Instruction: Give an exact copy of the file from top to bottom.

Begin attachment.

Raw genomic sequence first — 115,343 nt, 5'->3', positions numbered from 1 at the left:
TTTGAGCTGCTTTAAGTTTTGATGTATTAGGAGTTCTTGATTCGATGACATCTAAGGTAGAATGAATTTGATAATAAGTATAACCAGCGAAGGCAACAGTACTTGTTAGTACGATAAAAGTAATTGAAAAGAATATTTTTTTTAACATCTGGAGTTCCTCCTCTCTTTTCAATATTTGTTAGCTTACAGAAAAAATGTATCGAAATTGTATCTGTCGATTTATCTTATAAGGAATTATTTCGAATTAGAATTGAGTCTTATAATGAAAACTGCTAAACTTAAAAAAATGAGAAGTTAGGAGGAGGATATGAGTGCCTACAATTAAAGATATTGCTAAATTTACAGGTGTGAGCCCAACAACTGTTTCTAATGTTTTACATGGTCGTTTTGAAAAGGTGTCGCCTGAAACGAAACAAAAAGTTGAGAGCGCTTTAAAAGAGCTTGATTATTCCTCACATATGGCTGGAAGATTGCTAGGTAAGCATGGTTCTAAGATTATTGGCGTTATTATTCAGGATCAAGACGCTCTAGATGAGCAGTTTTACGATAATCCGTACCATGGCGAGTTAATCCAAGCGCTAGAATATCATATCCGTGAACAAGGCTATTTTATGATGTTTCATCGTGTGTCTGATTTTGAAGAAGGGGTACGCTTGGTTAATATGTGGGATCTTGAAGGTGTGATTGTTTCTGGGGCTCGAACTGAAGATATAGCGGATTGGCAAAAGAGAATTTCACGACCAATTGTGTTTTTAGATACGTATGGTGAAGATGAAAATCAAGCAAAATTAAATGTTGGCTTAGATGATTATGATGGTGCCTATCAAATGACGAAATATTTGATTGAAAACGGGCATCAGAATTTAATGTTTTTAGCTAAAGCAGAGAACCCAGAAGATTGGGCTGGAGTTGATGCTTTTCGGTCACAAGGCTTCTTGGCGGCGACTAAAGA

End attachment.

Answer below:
Raw genomic sequence first — 115,343 nt, 5'->3', positions numbered from 1 at the left:
TTTGAGCTGCTTTAAGTTTTGATGTATTAGGAGTTCTTGATTCGATGACATCTAAGGTAGAATGAATTTGATAATAAGTATAACCAGCGAAGGCAACAGTACTTGTTAGTACGATAAAAGTAATTGAAAAGAATATTTTTTTTAACATCTGGAGTTCCTCCTCTCTTTTCAATATTTGTTAGCTTACAGAAAAAATGTATCGAAATTGTATCTGTCGATTTATCTTATAAGGAATTATTTCGAATTAGAATTGAGTCTTATAATGAAAACTGCTAAACTTAAAAAAATGAGAAGTTAGGAGGAGGATATGAGTGCCTACAATTAAAGATATTGCTAAATTTACAGGTGTGAGCCCAACAACTGTTTCTAATGTTTTACATGGTCGTTTTGAAAAGGTGTCGCCTGAAACGAAACAAAAAGTTGAGAGCGCTTTAAAAGAGCTTGATTATTCCTCACATATGGCTGGAAGATTGCTAGGTAAGCATGGTTCTAAGATTATTGGCGTTATTATTCAGGATCAAGACGCTCTAGATGAGCAGTTTTACGATAATCCGTACCATGGCGAGTTAATCCAAGCGCTAGAATATCATATCCGTGAACAAGGCTATTTTATGATGTTTCATCGTGTGTCTGATTTTGAAGAAGGGGTACGCTTGGTTAATATGTGGGATCTTGAAGGTGTGATTGTTTCTGGGGCTCGAACTGAAGATATAGCGGATTGGCAAAAGAGAATTTCACGACCAATTGTGTTTTTAGATACGTATGGTGAAGATGAAAATCAAGCAAAATTAAATGTTGGCTTAGATGATTATGATGGTGCCTATCAAATGACGAAATATTTGATTGAAAACGGGCATCAGAATTTAATGTTTTTAGCTAAAGCAGAGAACCCAGAAGATTGGGCTGGAGTTGATGCTTTTCGGTCACAAGGCTTCTTGGCGGCGACTAAAGA